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Child Care Health Dev. 2016 Nov;42(6):928-933. doi: 10.1111/cch.12374. Epub 2016 Jul 10.

Use of electronic health records by child primary healthcare providers in Europe.

Author information

1
Maccabi Health Services, Tel Aviv, Israel. zgrosman@netvision.net.il.
2
Pediatra di Famiglia ULSS 16, Padova, Italy.
3
Primary Care Health Centre 'Pare Claret', Catalan Institute of Health, Barcelona, Spain.
4
Children's Hospital, Hannover Medical School, Hannover, Germany.
5
Tóth Ilona Healthcare Center H-1212 Budapest, Budapest, Hungary.
6
Medical Faculty, University of Rzeszów, Rzeszów, Poland.
7
Kinderaerzte KurWerk, Burgdorf, Switzerland.
8
Department of Paediatrics, Santa Maria Hospital, Lisbon, Portugal.
9
Graz, Austria.
10
Paediatric Primary Care Office, Berlin, Germany.
11
Pediatra di Famiglia USLUMBRIA 1, Perugia, Italy.
12
Faculty of Medicine, Larnaca General Hospital, European University Cyprus, Engomi, Cyprus.

Abstract

BACKGROUND:

There is limited data on the use and functionality level of electronic health records (EHRs) supporting primary child health care in Europe. Our objective was to determine European primary child healthcare providers' use of EHRs, and functionality level of the systems used.

METHODS:

European primary care paediatricians, paediatric subspecialists and family doctors were invited by European Academy of Paediatrics Research in Ambulatory Setting Network (EAPRASnet) country coordinators to complete a web-based survey on the use of EHRs and the systems' functionalities. Binomial logistic analysis has been used to evaluate the effect of specialty and type of practice on the use of EHRs.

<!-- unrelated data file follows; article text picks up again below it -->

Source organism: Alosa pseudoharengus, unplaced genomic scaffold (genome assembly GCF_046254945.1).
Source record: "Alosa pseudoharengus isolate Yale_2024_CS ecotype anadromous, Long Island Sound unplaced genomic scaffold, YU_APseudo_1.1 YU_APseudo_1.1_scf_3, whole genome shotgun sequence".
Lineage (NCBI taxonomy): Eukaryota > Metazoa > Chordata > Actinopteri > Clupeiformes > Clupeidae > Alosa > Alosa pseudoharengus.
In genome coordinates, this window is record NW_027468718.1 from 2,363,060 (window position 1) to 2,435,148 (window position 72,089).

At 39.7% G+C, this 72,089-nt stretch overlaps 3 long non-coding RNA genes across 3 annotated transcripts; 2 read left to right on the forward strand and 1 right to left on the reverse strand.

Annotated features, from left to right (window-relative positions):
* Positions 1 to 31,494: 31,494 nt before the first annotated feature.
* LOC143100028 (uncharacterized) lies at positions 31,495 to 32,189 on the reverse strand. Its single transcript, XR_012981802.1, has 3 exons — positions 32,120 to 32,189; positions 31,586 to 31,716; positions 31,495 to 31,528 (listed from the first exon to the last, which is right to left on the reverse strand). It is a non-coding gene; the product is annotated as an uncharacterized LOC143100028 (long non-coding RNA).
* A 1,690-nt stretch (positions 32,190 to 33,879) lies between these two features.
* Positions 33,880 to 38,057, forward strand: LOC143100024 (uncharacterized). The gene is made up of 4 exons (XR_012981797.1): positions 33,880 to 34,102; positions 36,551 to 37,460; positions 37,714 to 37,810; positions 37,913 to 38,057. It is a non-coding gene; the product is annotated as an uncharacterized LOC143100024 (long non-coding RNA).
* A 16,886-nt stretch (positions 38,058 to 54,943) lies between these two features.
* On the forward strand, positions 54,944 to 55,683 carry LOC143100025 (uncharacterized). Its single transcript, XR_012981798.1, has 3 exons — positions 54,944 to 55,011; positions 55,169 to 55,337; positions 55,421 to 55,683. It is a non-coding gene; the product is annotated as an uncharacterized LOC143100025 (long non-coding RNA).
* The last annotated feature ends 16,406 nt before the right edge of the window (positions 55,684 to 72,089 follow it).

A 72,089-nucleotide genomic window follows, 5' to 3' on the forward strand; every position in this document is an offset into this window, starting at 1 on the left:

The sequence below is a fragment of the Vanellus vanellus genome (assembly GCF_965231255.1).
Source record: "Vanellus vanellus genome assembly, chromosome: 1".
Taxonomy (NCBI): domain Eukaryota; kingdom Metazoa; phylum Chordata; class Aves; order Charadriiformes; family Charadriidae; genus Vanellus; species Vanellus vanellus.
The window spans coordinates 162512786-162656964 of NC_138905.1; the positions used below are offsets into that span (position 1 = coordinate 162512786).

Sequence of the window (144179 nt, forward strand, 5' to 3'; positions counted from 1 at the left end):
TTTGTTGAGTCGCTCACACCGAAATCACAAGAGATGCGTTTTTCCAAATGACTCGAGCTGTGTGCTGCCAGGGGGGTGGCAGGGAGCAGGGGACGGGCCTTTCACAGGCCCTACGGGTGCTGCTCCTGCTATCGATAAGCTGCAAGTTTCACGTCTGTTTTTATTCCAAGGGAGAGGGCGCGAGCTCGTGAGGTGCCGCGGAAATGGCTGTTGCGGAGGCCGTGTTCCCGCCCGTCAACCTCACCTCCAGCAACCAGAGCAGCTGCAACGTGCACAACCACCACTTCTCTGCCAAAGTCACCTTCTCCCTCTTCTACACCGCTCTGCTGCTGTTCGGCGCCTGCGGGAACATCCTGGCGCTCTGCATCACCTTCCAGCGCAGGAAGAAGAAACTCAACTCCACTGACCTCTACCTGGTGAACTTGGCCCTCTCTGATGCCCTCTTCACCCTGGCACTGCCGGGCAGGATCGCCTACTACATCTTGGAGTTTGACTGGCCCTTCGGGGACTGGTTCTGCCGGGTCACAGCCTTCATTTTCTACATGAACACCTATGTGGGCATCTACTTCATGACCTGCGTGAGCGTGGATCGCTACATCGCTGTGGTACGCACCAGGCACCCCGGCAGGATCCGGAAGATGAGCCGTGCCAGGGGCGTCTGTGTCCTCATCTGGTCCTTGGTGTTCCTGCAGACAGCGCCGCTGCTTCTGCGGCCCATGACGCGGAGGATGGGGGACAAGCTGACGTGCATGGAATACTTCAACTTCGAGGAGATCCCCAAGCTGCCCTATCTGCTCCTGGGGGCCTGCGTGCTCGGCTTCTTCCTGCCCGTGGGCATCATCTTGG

RESULTS:

The survey was completed by 679 child primary healthcare providers (response rate 53%). Five hundred and fifty four responses coming from 10 predominant countries were taken for further analysis. EHR use by respondents varied widely between countries, all electronic type use ranging between 7% and 97%. There was no significant difference in EHR use between group practice and solo practitioners, or between family doctors and primary care paediatricians. History and physical examination can be properly recorded by respondents in most countries. However, growth chart plotting capacity in some countries ranges between 22% and 50%. Vaccination recording capacity varies between 50% and 100%, and data exchange capacity with immunization databases is mostly limited, ranging between 0% and 54%.

CONCLUSIONS:

There is marked heterogeneity in the use and functionalities of EHRs used among child primary child healthcare providers in Europe. More importantly, lack of critical paediatric supportive functionalities like growth tracking and vaccination status has been documented in some countries. There is a need to explore the reasons for these findings, and to develop a cross European paediatric EHR standards.

KEYWORDS:

Europe; child primary care; electronic health record; growth; vaccination

PMID:
27396507
DOI:
10.1111/cch.12374
[Indexed for MEDLINE]

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